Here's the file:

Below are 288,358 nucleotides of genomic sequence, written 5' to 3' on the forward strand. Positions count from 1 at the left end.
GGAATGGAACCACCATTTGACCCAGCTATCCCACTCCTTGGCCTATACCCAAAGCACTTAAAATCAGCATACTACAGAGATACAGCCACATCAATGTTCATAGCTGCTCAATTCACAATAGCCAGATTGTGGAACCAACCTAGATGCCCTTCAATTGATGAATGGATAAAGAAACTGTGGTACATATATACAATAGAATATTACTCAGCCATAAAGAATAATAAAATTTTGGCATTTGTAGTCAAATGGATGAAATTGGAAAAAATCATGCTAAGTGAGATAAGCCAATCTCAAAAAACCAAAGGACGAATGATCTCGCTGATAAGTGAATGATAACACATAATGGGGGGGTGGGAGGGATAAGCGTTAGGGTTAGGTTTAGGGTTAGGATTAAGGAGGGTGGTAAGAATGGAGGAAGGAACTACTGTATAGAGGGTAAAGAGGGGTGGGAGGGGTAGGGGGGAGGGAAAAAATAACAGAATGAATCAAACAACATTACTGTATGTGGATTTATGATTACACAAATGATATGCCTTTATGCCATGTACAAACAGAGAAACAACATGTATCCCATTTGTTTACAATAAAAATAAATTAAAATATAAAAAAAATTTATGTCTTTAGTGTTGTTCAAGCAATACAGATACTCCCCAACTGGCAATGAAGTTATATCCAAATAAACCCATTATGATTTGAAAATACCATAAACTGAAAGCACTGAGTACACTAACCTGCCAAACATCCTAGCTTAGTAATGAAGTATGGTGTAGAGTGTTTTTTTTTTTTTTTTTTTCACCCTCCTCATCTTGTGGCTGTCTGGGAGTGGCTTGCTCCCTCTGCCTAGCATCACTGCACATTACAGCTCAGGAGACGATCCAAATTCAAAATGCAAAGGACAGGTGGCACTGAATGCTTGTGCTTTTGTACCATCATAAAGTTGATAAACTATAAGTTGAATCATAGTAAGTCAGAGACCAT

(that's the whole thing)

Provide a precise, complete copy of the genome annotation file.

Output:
Below are 288,358 nucleotides of genomic sequence, written 5' to 3' on the forward strand. Positions count from 1 at the left end.
GGAATGGAACCACCATTTGACCCAGCTATCCCACTCCTTGGCCTATACCCAAAGCACTTAAAATCAGCATACTACAGAGATACAGCCACATCAATGTTCATAGCTGCTCAATTCACAATAGCCAGATTGTGGAACCAACCTAGATGCCCTTCAATTGATGAATGGATAAAGAAACTGTGGTACATATATACAATAGAATATTACTCAGCCATAAAGAATAATAAAATTTTGGCATTTGTAGTCAAATGGATGAAATTGGAAAAAATCATGCTAAGTGAGATAAGCCAATCTCAAAAAACCAAAGGACGAATGATCTCGCTGATAAGTGAATGATAACACATAATGGGGGGGTGGGAGGGATAAGCGTTAGGGTTAGGTTTAGGGTTAGGATTAAGGAGGGTGGTAAGAATGGAGGAAGGAACTACTGTATAGAGGGTAAAGAGGGGTGGGAGGGGTAGGGGGGAGGGAAAAAATAACAGAATGAATCAAACAACATTACTGTATGTGGATTTATGATTACACAAATGATATGCCTTTATGCCATGTACAAACAGAGAAACAACATGTATCCCATTTGTTTACAATAAAAATAAATTAAAATATAAAAAAAATTTATGTCTTTAGTGTTGTTCAAGCAATACAGATACTCCCCAACTGGCAATGAAGTTATATCCAAATAAACCCATTATGATTTGAAAATACCATAAACTGAAAGCACTGAGTACACTAACCTGCCAAACATCCTAGCTTAGTAATGAAGTATGGTGTAGAGTGTTTTTTTTTTTTTTTTTTTCACCCTCCTCATCTTGTGGCTGTCTGGGAGTGGCTTGCTCCCTCTGCCTAGCATCACTGCACATTACAGCTCAGGAGACGATCCAAATTCAAAATGCAAAGGACAGGTGGCACTGAATGCTTGTGCTTTTGTACCATCATAAAGTTGATAAACTATAAGTTGAATCATAGTAAGTCAGAGACCAT